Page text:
| || || Liki, Asenati.|
| || || E tele a'a o le tagata : career choices of Samoan professionals within and beyond their nu'u moni|
Institution: University of the South Pacific.
Subject: Skilled labor -- Samoa , Professional employees -- Samoa, Professional employees in government -- Samoa
Call No.: pac HD 8038 .S33 L54
Copyright:10-20% of this thesis may be copied without the authors written permission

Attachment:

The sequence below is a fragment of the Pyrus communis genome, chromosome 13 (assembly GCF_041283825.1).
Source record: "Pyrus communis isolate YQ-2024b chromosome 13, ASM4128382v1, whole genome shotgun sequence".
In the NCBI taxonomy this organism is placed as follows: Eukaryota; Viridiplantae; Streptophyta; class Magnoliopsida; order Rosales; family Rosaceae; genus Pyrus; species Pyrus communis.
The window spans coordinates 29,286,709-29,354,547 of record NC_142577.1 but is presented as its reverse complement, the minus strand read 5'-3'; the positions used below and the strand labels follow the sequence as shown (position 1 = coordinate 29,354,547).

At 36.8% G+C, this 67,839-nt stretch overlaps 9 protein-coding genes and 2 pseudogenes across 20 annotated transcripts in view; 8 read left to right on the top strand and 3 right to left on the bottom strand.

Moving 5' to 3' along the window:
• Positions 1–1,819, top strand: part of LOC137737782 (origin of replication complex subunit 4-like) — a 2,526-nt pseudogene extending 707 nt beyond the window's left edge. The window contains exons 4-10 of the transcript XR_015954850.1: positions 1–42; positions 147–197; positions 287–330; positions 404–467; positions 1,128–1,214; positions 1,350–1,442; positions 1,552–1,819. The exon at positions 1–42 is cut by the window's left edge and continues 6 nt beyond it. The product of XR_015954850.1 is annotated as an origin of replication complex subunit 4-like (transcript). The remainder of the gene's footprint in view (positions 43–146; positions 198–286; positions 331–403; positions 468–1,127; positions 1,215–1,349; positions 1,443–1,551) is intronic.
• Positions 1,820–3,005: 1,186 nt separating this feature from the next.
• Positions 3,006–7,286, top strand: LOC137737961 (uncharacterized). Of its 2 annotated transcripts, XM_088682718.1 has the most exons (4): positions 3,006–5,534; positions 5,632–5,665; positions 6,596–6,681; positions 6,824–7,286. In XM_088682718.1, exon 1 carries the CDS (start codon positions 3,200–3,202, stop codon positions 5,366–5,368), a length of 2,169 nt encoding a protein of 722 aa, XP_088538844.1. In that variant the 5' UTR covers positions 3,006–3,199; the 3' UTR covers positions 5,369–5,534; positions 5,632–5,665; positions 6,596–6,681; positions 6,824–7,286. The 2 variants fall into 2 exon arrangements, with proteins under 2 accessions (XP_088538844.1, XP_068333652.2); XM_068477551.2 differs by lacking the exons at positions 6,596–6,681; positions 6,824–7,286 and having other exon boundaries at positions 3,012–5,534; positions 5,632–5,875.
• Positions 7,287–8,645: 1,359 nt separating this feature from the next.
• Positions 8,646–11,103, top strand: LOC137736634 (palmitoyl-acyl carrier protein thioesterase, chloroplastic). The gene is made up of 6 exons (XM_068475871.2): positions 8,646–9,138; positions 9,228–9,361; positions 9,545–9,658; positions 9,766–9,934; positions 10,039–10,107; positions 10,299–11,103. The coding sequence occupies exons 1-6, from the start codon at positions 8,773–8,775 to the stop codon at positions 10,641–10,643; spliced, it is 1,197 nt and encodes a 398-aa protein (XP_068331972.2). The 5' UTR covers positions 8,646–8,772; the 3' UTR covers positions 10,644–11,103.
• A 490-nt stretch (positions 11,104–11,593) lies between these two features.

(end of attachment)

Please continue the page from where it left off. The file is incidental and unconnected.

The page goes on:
Abstract: Since Independence in 1962 Western Samoa has been confronted with an increasing shortage of highly qualified citizens. This problem has caused grave concern for the country's leaders especially since it has become a major hindrance to development. Based primarily on interviews with Samoan professionals working in Samoa, Fiji and New Zealand, this study examines the causes and consequences of professional labour shortages. Results show that they are a function of an increasing volume and frequency of occupational moves of Samoan professionals within and beyond the country. Inter-sectorial moves are primarily from the public sector, the largest employer, to the para-public and private. Migration to Fiji and New Zealand is predominantly from the government sector. It is pointed out that the latter suffers most acutely the consequences of the continuing exodus of its professional employees. People move for various reasons. Low salary and political interference in government careers are the most important issues for the professionals. However, structural forces within and beyond Samoa, and individual aspirations for advancement and recognition of qualifications are also important factors. For their part, the leaders emphasise the need for professionals to show loyalty to their country as a means of lessening brain drain from the public sector and the country at large. The study concludes by affirming that the outflow of professionals has, on the one hand, imposed negative effects on the government sector, while on the other hand, it has contributed to strengthening links with other Pacific Islands and the international community.